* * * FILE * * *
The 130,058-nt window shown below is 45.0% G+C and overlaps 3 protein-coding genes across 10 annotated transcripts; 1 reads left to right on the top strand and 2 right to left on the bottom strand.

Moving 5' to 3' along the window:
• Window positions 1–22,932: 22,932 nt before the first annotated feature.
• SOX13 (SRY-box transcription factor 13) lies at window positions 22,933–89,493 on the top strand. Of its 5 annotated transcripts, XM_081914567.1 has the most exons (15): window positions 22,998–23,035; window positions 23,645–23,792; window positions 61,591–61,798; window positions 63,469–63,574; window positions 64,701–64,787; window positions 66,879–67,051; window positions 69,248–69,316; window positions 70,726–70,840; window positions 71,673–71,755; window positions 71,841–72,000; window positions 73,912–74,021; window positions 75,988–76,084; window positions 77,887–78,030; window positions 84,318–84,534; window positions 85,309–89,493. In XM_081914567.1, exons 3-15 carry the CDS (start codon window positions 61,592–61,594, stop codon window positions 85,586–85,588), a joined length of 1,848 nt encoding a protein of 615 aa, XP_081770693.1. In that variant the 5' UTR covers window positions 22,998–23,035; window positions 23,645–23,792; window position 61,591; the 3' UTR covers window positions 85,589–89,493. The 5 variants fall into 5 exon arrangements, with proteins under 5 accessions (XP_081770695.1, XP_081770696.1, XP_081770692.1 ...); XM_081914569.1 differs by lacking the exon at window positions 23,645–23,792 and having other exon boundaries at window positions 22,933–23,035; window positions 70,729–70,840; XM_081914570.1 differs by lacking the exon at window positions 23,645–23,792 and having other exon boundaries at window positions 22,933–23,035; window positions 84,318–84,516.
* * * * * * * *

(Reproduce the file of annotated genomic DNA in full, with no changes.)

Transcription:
The 130,058-nt window shown below is 45.0% G+C and overlaps 3 protein-coding genes across 10 annotated transcripts; 1 reads left to right on the top strand and 2 right to left on the bottom strand.

Moving 5' to 3' along the window:
• Window positions 1–22,932: 22,932 nt before the first annotated feature.
• SOX13 (SRY-box transcription factor 13) lies at window positions 22,933–89,493 on the top strand. Of its 5 annotated transcripts, XM_081914567.1 has the most exons (15): window positions 22,998–23,035; window positions 23,645–23,792; window positions 61,591–61,798; window positions 63,469–63,574; window positions 64,701–64,787; window positions 66,879–67,051; window positions 69,248–69,316; window positions 70,726–70,840; window positions 71,673–71,755; window positions 71,841–72,000; window positions 73,912–74,021; window positions 75,988–76,084; window positions 77,887–78,030; window positions 84,318–84,534; window positions 85,309–89,493. In XM_081914567.1, exons 3-15 carry the CDS (start codon window positions 61,592–61,594, stop codon window positions 85,586–85,588), a joined length of 1,848 nt encoding a protein of 615 aa, XP_081770693.1. In that variant the 5' UTR covers window positions 22,998–23,035; window positions 23,645–23,792; window position 61,591; the 3' UTR covers window positions 85,589–89,493. The 5 variants fall into 5 exon arrangements, with proteins under 5 accessions (XP_081770695.1, XP_081770696.1, XP_081770692.1 ...); XM_081914569.1 differs by lacking the exon at window positions 23,645–23,792 and having other exon boundaries at window positions 22,933–23,035; window positions 70,729–70,840; XM_081914570.1 differs by lacking the exon at window positions 23,645–23,792 and having other exon boundaries at window positions 22,933–23,035; window positions 84,318–84,516.